Harriet Miers: The Recusal Question
Charles Krauthammer raises a key question in his column today that is likely to get a lot of attention during the Miers confirmation hearings. Wouldn't she be morally obligated (and possibly legally obligated?) to recuse herself from matters that she worked on as White House counsel?
Writes Krauthammer: "For years -- crucial years in the war on terrorism -- she will have to recuse herself from judging the constitutionality of these decisions because she will have been a party to having made them in the first place. The Supreme Court will be left with an absent chair on precisely the laws-of-war issues to which she is supposed to bring so much."
Back in February 2004, Slate's Dahlia Lithwick wrote about the vague rules governing recusal of judges. She was writing in light of the controversy over whether Justice Scalia should have recused himself in a case involving duck-hunting buddy Dick Cheney. (Scalia chose to participate in the adjudication anyway.) Thing is, it's slightly less ambiguous for Miers who, as Krauthammer points out, was part of the decision-making process as White House counsel on several issues that could come before the court.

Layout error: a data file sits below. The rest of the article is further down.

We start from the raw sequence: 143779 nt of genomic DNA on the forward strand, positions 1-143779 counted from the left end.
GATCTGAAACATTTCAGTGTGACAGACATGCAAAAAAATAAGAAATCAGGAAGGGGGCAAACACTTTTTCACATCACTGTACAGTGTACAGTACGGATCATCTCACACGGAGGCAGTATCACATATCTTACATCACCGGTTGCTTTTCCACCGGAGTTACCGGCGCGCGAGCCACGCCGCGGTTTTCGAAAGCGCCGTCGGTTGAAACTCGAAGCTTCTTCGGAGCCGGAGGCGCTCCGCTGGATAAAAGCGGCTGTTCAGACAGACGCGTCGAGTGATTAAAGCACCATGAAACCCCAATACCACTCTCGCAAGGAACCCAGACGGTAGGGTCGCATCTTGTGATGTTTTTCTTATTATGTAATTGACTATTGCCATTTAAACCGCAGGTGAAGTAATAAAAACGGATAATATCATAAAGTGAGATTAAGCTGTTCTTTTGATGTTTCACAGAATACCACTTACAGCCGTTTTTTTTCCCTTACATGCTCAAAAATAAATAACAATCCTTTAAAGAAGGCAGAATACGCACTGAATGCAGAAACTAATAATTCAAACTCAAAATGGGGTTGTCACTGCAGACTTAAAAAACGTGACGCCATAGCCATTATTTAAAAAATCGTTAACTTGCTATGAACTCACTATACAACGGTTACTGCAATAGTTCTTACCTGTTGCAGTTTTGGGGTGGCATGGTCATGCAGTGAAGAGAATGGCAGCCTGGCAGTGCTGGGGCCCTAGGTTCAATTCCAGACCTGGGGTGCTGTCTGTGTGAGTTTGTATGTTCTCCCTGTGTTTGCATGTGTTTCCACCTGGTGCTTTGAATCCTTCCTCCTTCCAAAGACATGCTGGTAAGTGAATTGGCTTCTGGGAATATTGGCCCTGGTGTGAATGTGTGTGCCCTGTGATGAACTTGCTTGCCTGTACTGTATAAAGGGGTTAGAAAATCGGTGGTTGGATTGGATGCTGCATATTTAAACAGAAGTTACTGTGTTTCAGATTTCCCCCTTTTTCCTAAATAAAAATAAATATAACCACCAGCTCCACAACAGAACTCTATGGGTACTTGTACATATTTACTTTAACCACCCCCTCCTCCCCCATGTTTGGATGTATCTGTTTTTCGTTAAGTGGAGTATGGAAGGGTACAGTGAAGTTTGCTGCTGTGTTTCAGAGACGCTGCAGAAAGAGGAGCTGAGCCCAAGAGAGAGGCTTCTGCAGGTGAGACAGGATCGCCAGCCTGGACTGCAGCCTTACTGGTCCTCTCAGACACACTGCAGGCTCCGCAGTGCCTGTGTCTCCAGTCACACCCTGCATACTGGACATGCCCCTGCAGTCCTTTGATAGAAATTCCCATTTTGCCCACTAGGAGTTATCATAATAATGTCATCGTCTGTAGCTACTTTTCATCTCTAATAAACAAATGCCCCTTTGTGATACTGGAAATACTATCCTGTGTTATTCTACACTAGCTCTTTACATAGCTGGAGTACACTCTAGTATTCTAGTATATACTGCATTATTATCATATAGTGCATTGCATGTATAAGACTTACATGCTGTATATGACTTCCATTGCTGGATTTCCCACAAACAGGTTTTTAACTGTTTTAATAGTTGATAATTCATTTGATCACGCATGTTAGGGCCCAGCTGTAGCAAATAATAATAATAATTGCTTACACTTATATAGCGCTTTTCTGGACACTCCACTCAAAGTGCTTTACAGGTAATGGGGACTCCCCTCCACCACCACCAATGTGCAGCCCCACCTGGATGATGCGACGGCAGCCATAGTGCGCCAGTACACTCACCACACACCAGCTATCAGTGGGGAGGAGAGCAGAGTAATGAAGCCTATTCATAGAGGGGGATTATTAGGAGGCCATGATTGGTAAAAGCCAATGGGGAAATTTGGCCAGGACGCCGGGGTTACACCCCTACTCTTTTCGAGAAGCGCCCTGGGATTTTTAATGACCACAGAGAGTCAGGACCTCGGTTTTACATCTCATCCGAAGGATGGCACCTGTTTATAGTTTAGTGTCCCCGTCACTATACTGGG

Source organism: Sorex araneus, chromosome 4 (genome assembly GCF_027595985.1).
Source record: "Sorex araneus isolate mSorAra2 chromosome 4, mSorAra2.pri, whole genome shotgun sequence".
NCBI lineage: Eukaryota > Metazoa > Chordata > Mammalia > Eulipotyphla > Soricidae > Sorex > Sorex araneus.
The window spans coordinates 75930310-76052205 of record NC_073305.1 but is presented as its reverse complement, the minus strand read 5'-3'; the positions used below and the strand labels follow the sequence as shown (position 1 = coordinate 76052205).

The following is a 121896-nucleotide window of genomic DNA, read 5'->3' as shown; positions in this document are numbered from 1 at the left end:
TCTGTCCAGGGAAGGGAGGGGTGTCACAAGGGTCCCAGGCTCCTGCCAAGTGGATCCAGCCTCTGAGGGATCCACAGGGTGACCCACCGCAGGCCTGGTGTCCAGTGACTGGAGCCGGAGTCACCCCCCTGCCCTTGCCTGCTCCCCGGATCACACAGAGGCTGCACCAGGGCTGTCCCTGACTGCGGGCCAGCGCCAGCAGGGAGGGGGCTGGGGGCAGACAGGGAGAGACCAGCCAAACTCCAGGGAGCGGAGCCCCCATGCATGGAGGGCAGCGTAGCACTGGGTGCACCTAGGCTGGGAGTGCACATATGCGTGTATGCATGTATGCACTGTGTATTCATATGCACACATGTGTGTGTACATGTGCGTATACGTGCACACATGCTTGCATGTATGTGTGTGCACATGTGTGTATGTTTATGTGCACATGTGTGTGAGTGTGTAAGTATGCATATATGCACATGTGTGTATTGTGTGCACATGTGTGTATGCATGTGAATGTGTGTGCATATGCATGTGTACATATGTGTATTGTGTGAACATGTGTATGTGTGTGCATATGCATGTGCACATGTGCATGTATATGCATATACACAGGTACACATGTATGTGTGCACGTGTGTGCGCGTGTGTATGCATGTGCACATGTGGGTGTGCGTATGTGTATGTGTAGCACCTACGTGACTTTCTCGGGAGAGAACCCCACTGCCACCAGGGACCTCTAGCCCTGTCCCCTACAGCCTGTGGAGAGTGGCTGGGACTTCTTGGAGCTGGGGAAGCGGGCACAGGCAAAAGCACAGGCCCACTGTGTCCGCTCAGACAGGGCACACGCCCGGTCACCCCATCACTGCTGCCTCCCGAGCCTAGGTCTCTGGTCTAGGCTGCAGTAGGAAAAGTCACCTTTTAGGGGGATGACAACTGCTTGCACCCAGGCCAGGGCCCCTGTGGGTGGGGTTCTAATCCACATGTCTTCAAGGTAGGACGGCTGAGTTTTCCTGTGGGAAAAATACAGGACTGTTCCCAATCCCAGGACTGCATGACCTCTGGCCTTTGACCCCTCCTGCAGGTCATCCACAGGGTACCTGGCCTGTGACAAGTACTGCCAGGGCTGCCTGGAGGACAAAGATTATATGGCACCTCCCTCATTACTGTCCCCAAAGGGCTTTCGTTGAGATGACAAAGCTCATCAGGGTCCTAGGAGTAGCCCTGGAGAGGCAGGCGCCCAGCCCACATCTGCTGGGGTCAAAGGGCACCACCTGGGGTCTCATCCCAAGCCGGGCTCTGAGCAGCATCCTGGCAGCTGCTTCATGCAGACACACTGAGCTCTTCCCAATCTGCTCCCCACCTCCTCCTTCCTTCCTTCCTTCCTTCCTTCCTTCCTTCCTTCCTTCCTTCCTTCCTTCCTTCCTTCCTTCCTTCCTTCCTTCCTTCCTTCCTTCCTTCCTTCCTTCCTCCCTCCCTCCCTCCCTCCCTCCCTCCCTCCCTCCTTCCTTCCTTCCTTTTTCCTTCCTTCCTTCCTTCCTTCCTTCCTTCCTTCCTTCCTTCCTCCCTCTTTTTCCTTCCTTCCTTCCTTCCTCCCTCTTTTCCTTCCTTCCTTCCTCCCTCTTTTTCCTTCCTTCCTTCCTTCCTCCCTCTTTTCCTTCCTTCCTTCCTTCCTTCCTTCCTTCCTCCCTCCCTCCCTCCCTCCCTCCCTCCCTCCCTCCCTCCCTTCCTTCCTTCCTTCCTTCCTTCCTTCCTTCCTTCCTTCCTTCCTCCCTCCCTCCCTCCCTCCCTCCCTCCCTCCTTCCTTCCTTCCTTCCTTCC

In Title 28, Section 455 of the U.S. Code reads in part that a judge "shall also disqualify himself in the following circumstances," with circumstance #3 being "Where he has served in governmental employment and in such capacity participated as counsel, adviser or material witness concerning the proceeding or expressed an opinion concerning the merits of the particular case in controversy."
Seems pretty clear cut, doesn't it?
Yet in a LiveOnline chat, the University of South Carolina's Thomas Hansford was asked twice whether Miers would have to recuse herself; Hansford wouldn't give a straight answer.
John C. Wohlstetter, writing in the American Spectator, worries that if Miers had to sit out the enemy combatants case on appeal, that would leave two conservative judges out of the picture. (Roberts was one of the judges who decided the case back in July when he was still on the D.C. Circuit, so he definitely couldn't take part.) Wohlstetter argues that at least Miers "should be asked to provide evidence that in fact she has not advised on specific terror cases. If she has, her vote on a divided Court is too important to be forfeited. On such grounds alone she should be rejected."
I'm eager to read your comments on this -- especially if you've got links to other opinions or crucial facts to add to the recusal debate. Got a tip for a good Miers-related opinion for a future post? Drop me a line at email@example.com.
By Emily Messner |
October 7, 2005; 9:00 AM ET
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